Colton's history of Moscow is many things, the most important of which may not be instantly apparent. Truly it is a grand history of one of the world's ancient and great cities, and, for that, it is also a major modern contribution to the field of urban history. More significantly, however, by digging so deeply into the history of Moscow under the tsars, the communists, and the current rulers, Colton has created an important angle on modern Russian history. This is Russia's story from the bottom up, merging political with social history.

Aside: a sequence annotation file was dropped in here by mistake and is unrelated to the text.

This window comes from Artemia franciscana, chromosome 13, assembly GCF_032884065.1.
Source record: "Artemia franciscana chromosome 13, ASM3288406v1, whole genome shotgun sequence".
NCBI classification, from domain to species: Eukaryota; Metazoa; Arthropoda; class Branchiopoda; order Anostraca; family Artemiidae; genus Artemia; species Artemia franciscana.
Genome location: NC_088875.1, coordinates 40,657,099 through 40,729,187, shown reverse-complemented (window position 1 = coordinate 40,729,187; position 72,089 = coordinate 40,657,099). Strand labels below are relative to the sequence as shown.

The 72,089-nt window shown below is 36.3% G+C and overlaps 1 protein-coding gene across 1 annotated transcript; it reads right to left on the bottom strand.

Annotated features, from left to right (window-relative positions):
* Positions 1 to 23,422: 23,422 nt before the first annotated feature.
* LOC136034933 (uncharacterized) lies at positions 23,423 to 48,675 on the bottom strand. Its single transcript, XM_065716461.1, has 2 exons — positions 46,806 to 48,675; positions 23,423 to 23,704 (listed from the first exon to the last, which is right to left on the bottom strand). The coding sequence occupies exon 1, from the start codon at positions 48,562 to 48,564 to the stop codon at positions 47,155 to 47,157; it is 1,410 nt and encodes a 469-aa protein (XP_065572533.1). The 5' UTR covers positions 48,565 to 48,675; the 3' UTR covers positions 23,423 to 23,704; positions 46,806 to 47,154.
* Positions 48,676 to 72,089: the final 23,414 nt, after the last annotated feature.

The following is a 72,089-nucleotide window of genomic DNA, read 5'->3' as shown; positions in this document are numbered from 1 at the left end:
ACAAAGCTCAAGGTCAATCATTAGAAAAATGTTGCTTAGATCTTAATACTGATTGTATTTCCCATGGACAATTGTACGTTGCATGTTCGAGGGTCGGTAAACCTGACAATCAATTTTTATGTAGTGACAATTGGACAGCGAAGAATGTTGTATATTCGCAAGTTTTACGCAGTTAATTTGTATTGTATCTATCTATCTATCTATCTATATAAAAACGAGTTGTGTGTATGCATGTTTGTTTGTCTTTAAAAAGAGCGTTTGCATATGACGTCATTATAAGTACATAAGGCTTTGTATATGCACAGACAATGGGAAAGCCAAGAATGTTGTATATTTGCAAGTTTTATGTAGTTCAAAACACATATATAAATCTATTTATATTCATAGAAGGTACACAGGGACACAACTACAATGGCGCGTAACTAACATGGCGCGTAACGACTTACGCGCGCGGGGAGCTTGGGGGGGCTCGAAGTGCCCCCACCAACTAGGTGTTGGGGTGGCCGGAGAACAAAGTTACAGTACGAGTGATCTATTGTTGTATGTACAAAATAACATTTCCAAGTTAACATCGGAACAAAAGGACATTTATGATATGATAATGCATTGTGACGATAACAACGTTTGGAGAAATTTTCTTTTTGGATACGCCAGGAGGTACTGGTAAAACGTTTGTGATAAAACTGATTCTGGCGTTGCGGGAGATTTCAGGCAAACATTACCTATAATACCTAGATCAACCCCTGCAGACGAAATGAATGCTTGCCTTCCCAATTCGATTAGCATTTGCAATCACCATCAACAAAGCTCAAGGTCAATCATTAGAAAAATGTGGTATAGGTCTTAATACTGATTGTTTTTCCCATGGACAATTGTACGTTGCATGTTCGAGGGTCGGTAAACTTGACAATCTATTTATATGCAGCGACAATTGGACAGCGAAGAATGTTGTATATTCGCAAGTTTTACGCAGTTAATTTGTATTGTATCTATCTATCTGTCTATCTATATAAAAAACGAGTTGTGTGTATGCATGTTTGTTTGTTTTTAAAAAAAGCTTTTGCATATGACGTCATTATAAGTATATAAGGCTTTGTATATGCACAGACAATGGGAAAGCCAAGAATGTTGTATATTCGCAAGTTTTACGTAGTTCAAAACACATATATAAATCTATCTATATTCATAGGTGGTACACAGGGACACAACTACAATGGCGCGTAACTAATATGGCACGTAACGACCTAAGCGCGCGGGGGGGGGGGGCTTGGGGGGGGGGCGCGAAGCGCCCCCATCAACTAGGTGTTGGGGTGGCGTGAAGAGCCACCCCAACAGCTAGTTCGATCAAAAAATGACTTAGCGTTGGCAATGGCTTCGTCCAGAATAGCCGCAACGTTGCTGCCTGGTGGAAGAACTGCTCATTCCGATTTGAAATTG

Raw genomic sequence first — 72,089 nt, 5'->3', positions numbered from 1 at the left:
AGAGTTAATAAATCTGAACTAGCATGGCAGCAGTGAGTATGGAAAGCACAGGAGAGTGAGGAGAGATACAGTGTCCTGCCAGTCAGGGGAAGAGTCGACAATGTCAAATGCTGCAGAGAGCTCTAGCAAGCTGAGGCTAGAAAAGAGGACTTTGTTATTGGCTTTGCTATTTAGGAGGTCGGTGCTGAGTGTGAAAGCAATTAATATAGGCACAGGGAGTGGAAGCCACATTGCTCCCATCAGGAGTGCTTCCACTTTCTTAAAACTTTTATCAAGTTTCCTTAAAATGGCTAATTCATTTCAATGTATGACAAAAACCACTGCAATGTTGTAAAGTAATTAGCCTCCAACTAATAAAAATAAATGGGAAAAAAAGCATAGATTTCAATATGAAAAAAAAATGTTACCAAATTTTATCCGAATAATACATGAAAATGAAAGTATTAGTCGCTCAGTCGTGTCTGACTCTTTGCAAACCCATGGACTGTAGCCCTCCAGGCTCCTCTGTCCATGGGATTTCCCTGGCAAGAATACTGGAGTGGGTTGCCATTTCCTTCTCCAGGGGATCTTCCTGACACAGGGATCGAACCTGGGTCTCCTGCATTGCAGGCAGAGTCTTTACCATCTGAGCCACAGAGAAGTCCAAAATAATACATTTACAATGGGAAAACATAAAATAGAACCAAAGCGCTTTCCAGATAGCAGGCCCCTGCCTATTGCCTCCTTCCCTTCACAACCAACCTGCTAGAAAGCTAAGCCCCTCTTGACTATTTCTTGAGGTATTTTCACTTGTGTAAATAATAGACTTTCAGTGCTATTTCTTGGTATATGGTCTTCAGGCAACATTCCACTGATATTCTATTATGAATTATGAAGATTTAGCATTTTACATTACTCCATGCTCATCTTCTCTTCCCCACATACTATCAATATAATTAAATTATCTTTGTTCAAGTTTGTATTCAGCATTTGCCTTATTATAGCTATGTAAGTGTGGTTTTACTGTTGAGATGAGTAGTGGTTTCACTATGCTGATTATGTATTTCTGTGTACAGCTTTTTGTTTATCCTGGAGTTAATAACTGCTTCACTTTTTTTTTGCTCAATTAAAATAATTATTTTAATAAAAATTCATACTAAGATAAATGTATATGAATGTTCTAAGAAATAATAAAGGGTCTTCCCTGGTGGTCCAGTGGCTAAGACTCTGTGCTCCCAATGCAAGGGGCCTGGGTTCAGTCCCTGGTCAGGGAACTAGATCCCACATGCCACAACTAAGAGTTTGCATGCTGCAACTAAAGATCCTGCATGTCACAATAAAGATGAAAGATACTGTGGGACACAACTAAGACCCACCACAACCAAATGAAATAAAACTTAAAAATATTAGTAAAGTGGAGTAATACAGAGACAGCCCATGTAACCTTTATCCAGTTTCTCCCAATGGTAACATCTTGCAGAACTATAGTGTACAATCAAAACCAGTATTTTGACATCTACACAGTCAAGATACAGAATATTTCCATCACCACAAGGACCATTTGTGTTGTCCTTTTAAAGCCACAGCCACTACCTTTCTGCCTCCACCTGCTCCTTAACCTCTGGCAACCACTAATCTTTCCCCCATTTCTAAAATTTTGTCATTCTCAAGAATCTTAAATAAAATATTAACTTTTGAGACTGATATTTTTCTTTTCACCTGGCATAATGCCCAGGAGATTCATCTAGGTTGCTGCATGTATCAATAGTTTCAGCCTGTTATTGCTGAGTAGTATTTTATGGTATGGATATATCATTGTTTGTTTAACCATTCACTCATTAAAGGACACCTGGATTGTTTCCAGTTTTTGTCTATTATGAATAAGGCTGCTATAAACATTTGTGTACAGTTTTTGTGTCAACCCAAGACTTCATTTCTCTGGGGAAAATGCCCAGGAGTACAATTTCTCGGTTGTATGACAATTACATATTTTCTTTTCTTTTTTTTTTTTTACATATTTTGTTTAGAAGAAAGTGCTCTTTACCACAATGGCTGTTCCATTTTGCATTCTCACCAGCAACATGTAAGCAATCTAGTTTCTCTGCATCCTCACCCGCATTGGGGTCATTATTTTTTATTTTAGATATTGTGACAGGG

Colton claims that "the ultimate cause of the Russian Revolution was the autocracy's unresponsiveness to urbanization and sundry demands of modernization. The proximate cause was its blundering into World War I." He might have said the same of its collapse 74 years later, if only he had substituted perestroika for the war. Between these twin propositions, he traces both the social and physical transformation of the city and the convoluted and pressured politics within which its leadership tried to act. Not surprisingly the fate of Moscow, from the harsh but exuberant 1920s to the dilapidated and dispirited 1980s, paralleled that of the country, but seeing the homely, workaday detail of the evolution in this specific context makes the larger tale more compelling.